8 Another reformulation: the set of outcomes ω Ω for which the sample paths t X t (ω) and t Y t (ω) are equal (as functions on T ), has probability 1. This can also be written as P[ t T A t ] = 1. Unfortunately, the set t T A t may be non-measurable if T is not countable, for example if T = R. That s why we have to reformulate the definition as follows. Definition Let {X t : t T } and {Y t : t T } be two stochastic processes defined on the same probability space (Ω, F, P) and having the same index set T. The processes X and Y are called indistinguishable if there exists a measurable set A F so that P[A] = 1 and for every ω A, t T it holds that X t (ω) = Y t (ω). If the processes X and Y are indistinguishable, then they are modifications of each other. The next example shows that the converse is not true, in general. Example Let U be a random variable which is uniformly distributed on the interval [0, 1]. The probability space on which U is defined is denoted by (Ω, F, P). Define two stochastic processes {X t : t [0, 1]} and {Y t : t [0, 1]} by 1. X t (ω) = 0 for all t [0, 1] and ω Ω. 2. For all t [0, 1] and ω Ω, Then, Y t (ω) = { 1, if t = U(ω), 0, otherwise. (a) X is a modification of Y because for all t [0, 1] it holds that P[X t = Y t ] = P[Y t = 0] = P[U t] = 1. (b) X and Y are not indistinguishable because for every ω Ω the sample paths t X t (ω) and t Y t (ω) are not equal as functions on T. Namely, Y U(ω) (ω) = 1 while X U(ω) (ω) = 0. Proposition Let {X t : t T } and {Y t : t T } be two stochastic processes defined on the same probability space (Ω, F, P) and having the same index set T. Consider the following statements: 1. X and Y are indistinguishable. 2. X and Y are modifications of each other. 3. X and Y have the same finite-dimensional distributions. Then, and none of the implications can be inverted, in general. Proof. Exercise. Exercise Let {X t : t T } and {Y t : t T } be two stochastic processes defined on the same probability space (Ω, F, P) and having the same countable index set T. Show that X and Y are indistinguishable if and only if they are modifications of each other. 8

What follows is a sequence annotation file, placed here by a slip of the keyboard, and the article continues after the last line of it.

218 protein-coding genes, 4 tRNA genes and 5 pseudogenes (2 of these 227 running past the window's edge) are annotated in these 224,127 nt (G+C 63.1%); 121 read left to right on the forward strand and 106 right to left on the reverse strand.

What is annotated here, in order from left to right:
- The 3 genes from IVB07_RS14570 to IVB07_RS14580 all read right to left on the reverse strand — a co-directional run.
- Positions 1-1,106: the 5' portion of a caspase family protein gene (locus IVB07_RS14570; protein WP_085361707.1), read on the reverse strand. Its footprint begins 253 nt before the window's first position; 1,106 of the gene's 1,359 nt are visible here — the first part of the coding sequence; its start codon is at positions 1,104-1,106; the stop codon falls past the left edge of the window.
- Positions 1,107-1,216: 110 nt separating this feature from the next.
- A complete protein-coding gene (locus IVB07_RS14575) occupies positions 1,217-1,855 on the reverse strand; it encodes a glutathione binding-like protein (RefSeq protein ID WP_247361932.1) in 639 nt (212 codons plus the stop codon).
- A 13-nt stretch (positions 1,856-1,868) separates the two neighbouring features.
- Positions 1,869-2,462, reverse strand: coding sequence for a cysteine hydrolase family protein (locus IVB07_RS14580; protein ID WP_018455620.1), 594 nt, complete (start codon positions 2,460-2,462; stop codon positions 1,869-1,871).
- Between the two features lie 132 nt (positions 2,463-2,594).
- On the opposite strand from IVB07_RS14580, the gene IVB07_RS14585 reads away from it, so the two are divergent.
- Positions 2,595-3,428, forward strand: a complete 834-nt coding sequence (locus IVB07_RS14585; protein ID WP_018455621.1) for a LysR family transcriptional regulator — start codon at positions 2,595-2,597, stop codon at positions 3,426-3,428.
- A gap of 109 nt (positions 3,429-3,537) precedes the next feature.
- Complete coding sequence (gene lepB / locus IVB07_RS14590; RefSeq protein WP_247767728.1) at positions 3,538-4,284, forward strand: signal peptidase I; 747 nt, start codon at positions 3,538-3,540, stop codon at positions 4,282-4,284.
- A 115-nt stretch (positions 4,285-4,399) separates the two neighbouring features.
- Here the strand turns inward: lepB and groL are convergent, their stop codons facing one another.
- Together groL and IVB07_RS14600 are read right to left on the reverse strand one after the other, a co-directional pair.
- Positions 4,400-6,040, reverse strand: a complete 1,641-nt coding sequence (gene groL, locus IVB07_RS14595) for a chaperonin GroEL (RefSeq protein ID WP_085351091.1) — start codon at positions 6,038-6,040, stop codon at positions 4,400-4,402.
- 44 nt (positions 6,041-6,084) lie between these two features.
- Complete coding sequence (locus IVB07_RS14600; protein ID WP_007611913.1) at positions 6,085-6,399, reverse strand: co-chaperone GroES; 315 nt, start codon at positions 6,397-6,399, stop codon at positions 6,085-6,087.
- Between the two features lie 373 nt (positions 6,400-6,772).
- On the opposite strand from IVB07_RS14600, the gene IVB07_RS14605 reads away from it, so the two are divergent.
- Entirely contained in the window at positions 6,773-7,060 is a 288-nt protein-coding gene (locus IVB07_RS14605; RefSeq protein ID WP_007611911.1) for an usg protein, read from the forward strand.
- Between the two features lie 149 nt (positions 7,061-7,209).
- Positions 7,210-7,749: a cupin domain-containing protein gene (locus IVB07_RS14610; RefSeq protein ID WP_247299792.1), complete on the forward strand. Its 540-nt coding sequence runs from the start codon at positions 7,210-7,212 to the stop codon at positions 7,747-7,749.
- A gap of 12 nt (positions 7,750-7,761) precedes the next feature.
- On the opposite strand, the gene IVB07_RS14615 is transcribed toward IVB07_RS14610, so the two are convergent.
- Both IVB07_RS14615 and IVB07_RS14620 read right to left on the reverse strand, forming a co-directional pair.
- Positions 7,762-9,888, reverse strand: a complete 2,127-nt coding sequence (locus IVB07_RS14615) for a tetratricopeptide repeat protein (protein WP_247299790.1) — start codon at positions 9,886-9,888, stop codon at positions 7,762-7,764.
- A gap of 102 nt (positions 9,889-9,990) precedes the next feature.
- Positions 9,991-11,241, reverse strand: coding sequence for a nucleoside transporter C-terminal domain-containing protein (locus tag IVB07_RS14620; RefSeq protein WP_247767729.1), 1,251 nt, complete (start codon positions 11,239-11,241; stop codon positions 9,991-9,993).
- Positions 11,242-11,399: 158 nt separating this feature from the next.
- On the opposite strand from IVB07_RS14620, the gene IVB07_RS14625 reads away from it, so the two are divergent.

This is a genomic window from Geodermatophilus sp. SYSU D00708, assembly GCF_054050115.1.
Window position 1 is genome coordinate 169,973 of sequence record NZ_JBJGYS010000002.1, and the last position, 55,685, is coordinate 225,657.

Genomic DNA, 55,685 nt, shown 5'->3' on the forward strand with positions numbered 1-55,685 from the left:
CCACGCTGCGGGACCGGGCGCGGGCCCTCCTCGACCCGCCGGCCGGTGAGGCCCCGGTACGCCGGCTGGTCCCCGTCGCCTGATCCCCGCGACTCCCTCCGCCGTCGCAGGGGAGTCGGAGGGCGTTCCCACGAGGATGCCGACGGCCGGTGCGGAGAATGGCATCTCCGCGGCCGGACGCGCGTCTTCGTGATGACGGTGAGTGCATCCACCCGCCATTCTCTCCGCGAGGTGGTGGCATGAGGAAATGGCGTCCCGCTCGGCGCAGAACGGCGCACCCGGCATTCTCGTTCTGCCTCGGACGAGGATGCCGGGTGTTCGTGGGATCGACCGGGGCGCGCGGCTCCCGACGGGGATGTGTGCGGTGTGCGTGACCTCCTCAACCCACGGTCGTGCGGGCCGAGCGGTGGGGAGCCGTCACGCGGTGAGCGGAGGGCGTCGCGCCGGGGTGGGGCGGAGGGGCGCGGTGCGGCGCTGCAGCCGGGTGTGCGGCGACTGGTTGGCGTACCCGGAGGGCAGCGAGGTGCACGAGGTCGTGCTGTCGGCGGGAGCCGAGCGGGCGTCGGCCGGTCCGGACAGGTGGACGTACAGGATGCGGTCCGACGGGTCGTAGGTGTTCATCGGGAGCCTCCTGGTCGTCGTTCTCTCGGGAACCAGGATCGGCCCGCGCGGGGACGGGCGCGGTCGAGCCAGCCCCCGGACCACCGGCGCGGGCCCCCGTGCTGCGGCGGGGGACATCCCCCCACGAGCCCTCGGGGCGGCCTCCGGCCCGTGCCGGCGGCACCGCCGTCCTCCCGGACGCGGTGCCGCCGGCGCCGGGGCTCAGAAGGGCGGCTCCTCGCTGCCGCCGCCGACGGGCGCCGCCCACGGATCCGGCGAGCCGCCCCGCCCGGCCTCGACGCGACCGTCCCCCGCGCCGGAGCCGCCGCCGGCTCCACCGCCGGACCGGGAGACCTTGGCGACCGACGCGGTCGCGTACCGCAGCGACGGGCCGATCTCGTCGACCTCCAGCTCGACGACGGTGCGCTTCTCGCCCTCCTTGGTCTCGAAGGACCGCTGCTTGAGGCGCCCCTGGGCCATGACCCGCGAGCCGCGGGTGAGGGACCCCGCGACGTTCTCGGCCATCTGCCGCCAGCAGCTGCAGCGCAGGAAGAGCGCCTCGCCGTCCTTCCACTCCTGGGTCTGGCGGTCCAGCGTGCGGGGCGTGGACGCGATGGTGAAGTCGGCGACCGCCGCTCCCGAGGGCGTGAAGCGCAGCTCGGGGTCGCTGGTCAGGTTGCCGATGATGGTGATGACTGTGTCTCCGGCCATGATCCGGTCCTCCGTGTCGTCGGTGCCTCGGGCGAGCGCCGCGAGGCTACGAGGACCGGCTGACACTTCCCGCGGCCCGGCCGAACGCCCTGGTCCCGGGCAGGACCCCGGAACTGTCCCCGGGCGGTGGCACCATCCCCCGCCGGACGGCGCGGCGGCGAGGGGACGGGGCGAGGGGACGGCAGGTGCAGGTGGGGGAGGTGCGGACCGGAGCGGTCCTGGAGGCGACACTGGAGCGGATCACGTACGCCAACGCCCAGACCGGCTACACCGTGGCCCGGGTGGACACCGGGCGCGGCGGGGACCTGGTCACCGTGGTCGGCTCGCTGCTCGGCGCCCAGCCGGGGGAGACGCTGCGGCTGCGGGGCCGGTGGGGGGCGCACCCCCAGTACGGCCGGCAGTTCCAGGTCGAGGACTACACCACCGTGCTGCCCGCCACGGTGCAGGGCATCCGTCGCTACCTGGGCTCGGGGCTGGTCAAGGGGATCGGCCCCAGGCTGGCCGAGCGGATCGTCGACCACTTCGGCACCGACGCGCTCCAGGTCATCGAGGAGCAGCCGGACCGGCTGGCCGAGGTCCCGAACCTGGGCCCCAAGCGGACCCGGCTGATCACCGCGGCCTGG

9 1.6. Measurability of subsets of R T Let {X t : t T } be a stochastic process defined on a probability space (Ω, F, P). To every outcome ω Ω we can associate a trajectory of the process which is the function t X t (ω). Suppose we would like to compute the probability that the trajectory is everywhere equal to zero. That is, we would like to determine the probability of the set Z := {ω Ω : X t (ω) = 0 for all t T } = t T {ω Ω : X t (ω) = 0} = t T X 1 t (0). But first we need to figure out whether Z is a measurable set, that is whether Z F. If T is countable, then Z is measurable since any of the sets Xt 1 (0) is measurable (because X t is a measurable function) and a countable intersection of measurable sets is measurable. However, if the index set T is not countable (for example T = R), then the set Z may be non-measurable, as the next example shows. Example We will construct a stochastic process {X t : t R} for which the set Z is not measurable. As in the proof of Kolmogorov s theorem, our stochastic process will be defined on the canonical probability space Ω = R R = {f : R R}, with F = σ cyl being the cylinder σ-algebra. Let X t : R R R be defined as the canonical coordinate mappings: X t (f) = f(t), f R R. Then, the set Z consists of just one element, the function which is identically 0. We show that Z does not belong to the cylinder σ-algebra. Let us call a set A R R countably generated if one can find t 1, t 2,... R and a set B R N such that (1.6.1) f A {i f(t i )} R N. With other words, a set A is countably generated if we can determine whether a given function f : R R belongs to this set just by looking at the values of f at a countable number of points t 1, t 2,... and checking whether these values have some property represented by the set B. One can easily check that the countably generated sets form a σ-algebra (called σ cg ) and that the cylinder sets belong to this σ-algebra. Since the cylinder σ-algebra is the minimal σ-algebra containing all cylinder sets, we have σ cyl σ cg. Let us now take some (nonempty) set A σ cyl. Then, A σ cg. Let us show that A is infinite. Indeed, since A is non-empty, it contains at least one element f A. We will show that it is possible to construct infinitely many modifications of f (called f a, a R) which are still contained in A. Since A is countably generated we can find t 1, t 2,... R and a set B R N such that (1.6.1) holds. Since the sequence t 1, t 2,... is countable while R is not, we can find t 0 R such that t 0 is not a member of the sequence t 1, t 2,.... For every a R let f a : R R be the function given by { a, if t = t 0, f a (t) = f(t), if t t 0. The function f a belongs to A because f belongs to A and the functions i f(t i ), i N, and i f a (t i ), i N, coincide; see (1.6.1). Hence, the set A contains infinitely many elements, namely f a, a R. In particular, the set A cannot contain exactly one element. It follows that the set Z (which contains exactly one element) does not belong to the cylinder σ-algebra. 9